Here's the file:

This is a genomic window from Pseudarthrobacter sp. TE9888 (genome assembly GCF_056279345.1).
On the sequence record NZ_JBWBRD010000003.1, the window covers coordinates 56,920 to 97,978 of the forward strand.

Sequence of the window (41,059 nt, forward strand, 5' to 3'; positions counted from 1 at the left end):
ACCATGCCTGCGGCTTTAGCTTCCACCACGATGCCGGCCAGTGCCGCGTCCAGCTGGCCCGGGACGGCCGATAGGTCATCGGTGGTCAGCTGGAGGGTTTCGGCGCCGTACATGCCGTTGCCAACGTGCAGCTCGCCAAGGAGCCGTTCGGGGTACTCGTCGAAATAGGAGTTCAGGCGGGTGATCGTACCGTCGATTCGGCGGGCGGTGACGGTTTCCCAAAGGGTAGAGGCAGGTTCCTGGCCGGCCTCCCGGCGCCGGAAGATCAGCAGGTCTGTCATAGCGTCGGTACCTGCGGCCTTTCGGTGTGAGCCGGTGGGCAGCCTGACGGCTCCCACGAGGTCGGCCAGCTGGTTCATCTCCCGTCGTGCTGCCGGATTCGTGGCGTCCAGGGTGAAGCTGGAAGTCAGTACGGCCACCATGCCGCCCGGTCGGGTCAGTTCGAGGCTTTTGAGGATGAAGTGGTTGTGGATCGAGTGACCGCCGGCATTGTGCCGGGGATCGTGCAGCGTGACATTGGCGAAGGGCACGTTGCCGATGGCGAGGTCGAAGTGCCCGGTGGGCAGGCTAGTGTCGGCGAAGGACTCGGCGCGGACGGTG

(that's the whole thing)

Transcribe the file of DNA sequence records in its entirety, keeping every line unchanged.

This is a genomic window from Pseudarthrobacter sp. TE9888 (genome assembly GCF_056279345.1).
On the sequence record NZ_JBWBRD010000003.1, the window covers coordinates 56,920 to 97,978 of the forward strand.

Sequence of the window (41,059 nt, forward strand, 5' to 3'; positions counted from 1 at the left end):
ACCATGCCTGCGGCTTTAGCTTCCACCACGATGCCGGCCAGTGCCGCGTCCAGCTGGCCCGGGACGGCCGATAGGTCATCGGTGGTCAGCTGGAGGGTTTCGGCGCCGTACATGCCGTTGCCAACGTGCAGCTCGCCAAGGAGCCGTTCGGGGTACTCGTCGAAATAGGAGTTCAGGCGGGTGATCGTACCGTCGATTCGGCGGGCGGTGACGGTTTCCCAAAGGGTAGAGGCAGGTTCCTGGCCGGCCTCCCGGCGCCGGAAGATCAGCAGGTCTGTCATAGCGTCGGTACCTGCGGCCTTTCGGTGTGAGCCGGTGGGCAGCCTGACGGCTCCCACGAGGTCGGCCAGCTGGTTCATCTCCCGTCGTGCTGCCGGATTCGTGGCGTCCAGGGTGAAGCTGGAAGTCAGTACGGCCACCATGCCGCCCGGTCGGGTCAGTTCGAGGCTTTTGAGGATGAAGTGGTTGTGGATCGAGTGACCGCCGGCATTGTGCCGGGGATCGTGCAGCGTGACATTGGCGAAGGGCACGTTGCCGATGGCGAGGTCGAAGTGCCCGGTGGGCAGGCTAGTGTCGGCGAAGGACTCGGCGCGGACGGTG